(1 row(s) affected)

And if we check the execution plans, we will see the reason for this — the actual number of rows (almost 116 thousand) was far bigger than the estimated one (estimated number of rows was 1):

image

Just to be sure, check how many times the execution plan was used:

SELECT cp.usecounts, qt.text, qp.query_plan
FROM sys.dm_exec_cached_plans AS cp
CROSS APPLY sys.dm_exec_sql_text(plan_handle) AS qt
CROSS APPLY sys.dm_exec_query_plan(plan_handle) AS qp
WHERE qt.text LIKE ''%Sales.SalesOrderHeader%''
AND qt.text NOT like ''%dm_exec_sql_text%'';
GO

 

It was used twice, as expected.

Secondly, clear the procedure cache and execute our stored procedure again, this time in a reverse order:

DBCC FREEPROCCACHE;
GO
EXEC uspGetSpecialOfferHistory @SpecialOfferID =1;
GO
EXEC uspGetSpecialOfferHistory;
GO

 

The execution plan for the first (now the second one) branch stays the same (SQL Server always can check a table row count), but the second (now, the first) branch was executed differently, by using Merge, not a Nested Loop, join:

image

Please note, that this is not the same situation that we discussed in the previous article. SQL Server of course sniffed the parameter values used for the first execution, but now it has a real problem. Now the optimizer has to find good enough execution plans for a query that will never be executed with the given parameter values. What’s more, the risk of using a bad plan grows with the number of execution paths (the ELSE IF statements). And OPTIMIZE FOR UNKNOWN hint will not help us, as we will see later.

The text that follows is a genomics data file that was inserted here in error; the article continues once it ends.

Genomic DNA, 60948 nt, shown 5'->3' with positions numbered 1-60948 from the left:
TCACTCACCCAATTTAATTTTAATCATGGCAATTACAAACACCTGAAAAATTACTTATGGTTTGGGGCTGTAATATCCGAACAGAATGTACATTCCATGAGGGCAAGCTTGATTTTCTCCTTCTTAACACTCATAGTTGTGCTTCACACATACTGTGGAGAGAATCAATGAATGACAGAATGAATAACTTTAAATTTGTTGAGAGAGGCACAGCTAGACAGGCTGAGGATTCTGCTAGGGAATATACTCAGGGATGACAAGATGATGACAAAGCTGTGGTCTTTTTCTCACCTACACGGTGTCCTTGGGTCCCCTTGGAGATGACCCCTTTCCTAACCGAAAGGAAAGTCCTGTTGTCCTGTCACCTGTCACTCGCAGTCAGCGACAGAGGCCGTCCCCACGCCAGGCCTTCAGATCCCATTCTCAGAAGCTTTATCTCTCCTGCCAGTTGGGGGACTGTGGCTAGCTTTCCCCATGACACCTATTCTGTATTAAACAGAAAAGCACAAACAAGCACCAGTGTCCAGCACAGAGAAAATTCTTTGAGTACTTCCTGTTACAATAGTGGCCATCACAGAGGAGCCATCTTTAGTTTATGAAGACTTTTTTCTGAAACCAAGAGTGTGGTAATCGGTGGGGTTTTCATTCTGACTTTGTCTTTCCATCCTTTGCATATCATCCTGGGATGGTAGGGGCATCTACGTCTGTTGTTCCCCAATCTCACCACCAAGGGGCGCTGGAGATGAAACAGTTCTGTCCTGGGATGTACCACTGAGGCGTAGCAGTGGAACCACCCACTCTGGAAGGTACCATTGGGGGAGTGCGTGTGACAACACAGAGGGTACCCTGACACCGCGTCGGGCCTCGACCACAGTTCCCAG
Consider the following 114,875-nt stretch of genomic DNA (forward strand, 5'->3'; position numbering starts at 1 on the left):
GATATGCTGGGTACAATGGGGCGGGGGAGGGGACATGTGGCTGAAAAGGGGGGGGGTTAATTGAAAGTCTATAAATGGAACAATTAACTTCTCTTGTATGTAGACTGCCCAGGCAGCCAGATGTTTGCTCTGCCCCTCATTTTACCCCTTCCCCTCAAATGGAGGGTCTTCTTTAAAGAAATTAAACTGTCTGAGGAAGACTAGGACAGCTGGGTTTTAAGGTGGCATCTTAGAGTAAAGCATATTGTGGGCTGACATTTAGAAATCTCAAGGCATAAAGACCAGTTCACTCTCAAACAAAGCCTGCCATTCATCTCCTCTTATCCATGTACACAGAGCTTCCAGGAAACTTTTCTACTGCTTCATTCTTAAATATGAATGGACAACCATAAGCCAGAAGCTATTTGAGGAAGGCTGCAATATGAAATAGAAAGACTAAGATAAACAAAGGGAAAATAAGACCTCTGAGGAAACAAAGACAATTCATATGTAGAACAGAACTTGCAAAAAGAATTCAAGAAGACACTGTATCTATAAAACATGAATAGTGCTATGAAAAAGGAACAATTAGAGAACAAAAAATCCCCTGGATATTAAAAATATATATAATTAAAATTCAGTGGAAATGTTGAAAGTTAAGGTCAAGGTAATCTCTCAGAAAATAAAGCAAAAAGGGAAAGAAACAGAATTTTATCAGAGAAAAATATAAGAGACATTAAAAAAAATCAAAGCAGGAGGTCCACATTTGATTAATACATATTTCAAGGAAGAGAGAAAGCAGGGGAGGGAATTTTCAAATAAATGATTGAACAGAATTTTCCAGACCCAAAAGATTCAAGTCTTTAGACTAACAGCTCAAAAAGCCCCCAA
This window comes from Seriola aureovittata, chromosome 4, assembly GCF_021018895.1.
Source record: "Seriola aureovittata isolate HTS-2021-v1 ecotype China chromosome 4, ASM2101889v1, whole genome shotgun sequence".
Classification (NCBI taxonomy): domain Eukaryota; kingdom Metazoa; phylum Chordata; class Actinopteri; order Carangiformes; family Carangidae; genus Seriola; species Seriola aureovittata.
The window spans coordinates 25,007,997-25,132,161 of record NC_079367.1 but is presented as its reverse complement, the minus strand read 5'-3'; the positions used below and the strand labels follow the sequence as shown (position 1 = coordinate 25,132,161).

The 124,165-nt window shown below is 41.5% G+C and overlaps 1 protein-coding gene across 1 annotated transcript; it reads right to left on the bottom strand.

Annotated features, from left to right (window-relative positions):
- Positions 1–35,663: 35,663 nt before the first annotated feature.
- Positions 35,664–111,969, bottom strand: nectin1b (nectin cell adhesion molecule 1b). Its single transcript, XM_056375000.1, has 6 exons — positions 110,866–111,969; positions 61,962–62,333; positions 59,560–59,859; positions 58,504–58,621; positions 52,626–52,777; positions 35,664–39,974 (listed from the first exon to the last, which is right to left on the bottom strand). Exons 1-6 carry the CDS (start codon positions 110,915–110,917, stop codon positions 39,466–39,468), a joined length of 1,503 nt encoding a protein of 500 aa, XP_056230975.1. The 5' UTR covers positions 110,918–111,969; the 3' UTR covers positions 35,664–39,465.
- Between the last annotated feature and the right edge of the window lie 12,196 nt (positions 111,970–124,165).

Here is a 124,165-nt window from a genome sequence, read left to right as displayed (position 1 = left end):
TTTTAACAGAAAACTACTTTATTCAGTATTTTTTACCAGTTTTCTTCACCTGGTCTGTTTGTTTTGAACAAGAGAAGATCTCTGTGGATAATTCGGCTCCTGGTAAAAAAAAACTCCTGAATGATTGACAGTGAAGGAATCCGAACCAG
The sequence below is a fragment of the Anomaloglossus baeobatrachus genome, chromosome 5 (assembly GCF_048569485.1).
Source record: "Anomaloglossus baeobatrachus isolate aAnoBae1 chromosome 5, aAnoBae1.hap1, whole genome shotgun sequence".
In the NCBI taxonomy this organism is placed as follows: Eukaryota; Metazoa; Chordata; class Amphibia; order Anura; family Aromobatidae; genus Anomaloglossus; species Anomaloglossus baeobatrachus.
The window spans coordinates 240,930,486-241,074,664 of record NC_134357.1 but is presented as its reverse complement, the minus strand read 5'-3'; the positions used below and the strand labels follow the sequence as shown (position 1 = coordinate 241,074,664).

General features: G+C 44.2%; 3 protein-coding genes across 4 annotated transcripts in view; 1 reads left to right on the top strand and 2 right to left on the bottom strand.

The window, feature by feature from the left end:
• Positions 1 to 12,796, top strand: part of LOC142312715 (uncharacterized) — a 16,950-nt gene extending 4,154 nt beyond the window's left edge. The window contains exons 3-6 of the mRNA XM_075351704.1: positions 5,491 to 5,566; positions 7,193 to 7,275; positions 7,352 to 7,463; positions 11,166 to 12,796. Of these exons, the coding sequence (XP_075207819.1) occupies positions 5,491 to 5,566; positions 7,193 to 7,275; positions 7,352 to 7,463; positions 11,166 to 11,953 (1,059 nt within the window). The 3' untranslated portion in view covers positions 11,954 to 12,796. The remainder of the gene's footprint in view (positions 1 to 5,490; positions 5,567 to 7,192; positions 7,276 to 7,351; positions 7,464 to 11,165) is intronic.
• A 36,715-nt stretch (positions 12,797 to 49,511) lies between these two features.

Before we go on, let me establish a baseline in which we compare the execution time of an ad-hoc query with our stored procedure. To do this, we will use a free utility written by Adam Mechanic —SQL Query Stress:

image

Simultaneous execution of a hundred queries in ten sessions took about 14 seconds. Now let me execute our stored procedure:

image

It took more than 66 seconds, because the suboptimal plan, which was prepared for a single row, was used.

The only solution

To solve this problem we have to eliminate multiple execution paths from query plans. And the only robust solution is to move the conditional logic to the wrapper stored procedure, from which we will call the inner ones. The new set of stored procedures might look like this: